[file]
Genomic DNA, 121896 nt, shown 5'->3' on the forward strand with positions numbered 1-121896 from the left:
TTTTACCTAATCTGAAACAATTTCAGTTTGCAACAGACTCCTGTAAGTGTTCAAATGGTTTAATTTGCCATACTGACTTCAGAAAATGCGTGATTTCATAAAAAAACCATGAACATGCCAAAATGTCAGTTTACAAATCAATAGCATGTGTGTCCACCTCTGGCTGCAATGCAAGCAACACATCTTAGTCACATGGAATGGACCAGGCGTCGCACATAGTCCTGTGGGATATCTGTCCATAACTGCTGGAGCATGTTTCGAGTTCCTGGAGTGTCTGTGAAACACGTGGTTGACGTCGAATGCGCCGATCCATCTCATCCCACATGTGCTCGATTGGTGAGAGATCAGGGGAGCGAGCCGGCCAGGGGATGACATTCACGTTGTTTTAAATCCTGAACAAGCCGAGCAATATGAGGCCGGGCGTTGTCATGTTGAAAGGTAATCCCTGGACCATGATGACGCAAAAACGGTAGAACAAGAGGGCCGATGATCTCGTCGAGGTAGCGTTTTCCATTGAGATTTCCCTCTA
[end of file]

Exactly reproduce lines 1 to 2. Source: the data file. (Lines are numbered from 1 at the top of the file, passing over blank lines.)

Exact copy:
Genomic DNA, 121896 nt, shown 5'->3' on the forward strand with positions numbered 1-121896 from the left:
TTTTACCTAATCTGAAACAATTTCAGTTTGCAACAGACTCCTGTAAGTGTTCAAATGGTTTAATTTGCCATACTGACTTCAGAAAATGCGTGATTTCATAAAAAAACCATGAACATGCCAAAATGTCAGTTTACAAATCAATAGCATGTGTGTCCACCTCTGGCTGCAATGCAAGCAACACATCTTAGTCACATGGAATGGACCAGGCGTCGCACATAGTCCTGTGGGATATCTGTCCATAACTGCTGGAGCATGTTTCGAGTTCCTGGAGTGTCTGTGAAACACGTGGTTGACGTCGAATGCGCCGATCCATCTCATCCCACATGTGCTCGATTGGTGAGAGATCAGGGGAGCGAGCCGGCCAGGGGATGACATTCACGTTGTTTTAAATCCTGAACAAGCCGAGCAATATGAGGCCGGGCGTTGTCATGTTGAAAGGTAATCCCTGGACCATGATGACGCAAAAACGGTAGAACAAGAGGGCCGATGATCTCGTCGAGGTAGCGTTTTCCATTGAGATTTCCCTCTA